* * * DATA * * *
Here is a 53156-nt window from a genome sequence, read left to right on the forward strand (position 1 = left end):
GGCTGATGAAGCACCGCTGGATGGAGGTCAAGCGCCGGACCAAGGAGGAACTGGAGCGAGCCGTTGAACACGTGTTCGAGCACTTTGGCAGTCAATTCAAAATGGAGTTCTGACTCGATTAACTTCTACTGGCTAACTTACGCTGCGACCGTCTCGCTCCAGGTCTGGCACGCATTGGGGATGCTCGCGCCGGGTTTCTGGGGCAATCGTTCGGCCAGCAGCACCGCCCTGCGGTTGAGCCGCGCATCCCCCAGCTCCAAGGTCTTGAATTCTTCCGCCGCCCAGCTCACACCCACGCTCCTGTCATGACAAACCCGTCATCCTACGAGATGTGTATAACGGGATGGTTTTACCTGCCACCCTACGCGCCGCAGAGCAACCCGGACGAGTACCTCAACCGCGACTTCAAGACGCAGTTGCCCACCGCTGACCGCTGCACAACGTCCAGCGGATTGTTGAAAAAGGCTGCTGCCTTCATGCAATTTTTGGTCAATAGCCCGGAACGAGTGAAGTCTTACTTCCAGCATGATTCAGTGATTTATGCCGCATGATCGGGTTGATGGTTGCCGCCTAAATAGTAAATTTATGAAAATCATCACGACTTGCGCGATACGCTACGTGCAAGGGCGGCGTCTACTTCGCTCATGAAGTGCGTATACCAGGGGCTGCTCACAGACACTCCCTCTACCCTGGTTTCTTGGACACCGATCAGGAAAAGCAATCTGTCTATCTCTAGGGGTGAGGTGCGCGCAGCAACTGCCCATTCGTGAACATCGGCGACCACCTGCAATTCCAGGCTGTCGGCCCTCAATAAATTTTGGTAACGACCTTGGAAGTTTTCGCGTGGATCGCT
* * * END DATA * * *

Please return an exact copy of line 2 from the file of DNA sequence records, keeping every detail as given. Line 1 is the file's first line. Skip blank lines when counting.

GGCTGATGAAGCACCGCTGGATGGAGGTCAAGCGCCGGACCAAGGAGGAACTGGAGCGAGCCGTTGAACACGTGTTCGAGCACTTTGGCAGTCAATTCAAAATGGAGTTCTGACTCGATTAACTTCTACTGGCTAACTTACGCTGCGACCGTCTCGCTCCAGGTCTGGCACGCATTGGGGATGCTCGCGCCGGGTTTCTGGGGCAATCGTTCGGCCAGCAGCACCGCCCTGCGGTTGAGCCGCGCATCCCCCAGCTCCAAGGTCTTGAATTCTTCCGCCGCCCAGCTCACACCCACGCTCCTGTCATGACAAACCCGTCATCCTACGAGATGTGTATAACGGGATGGTTTTACCTGCCACCCTACGCGCCGCAGAGCAACCCGGACGAGTACCTCAACCGCGACTTCAAGACGCAGTTGCCCACCGCTGACCGCTGCACAACGTCCAGCGGATTGTTGAAAAAGGCTGCTGCCTTCATGCAATTTTTGGTCAATAGCCCGGAACGAGTGAAGTCTTACTTCCAGCATGATTCAGTGATTTATGCCGCATGATCGGGTTGATGGTTGCCGCCTAAATAGTAAATTTATGAAAATCATCACGACTTGCGCGATACGCTACGTGCAAGGGCGGCGTCTACTTCGCTCATGAAGTGCGTATACCAGGGGCTGCTCACAGACACTCCCTCTACCCTGGTTTCTTGGACACCGATCAGGAAAAGCAATCTGTCTATCTCTAGGGGTGAGGTGCGCGCAGCAACTGCCCATTCGTGAACATCGGCGACCACCTGCAATTCCAGGCTGTCGGCCCTCAATAAATTTTGGTAACGACCTTGGAAGTTTTCGCGTGGATCGCT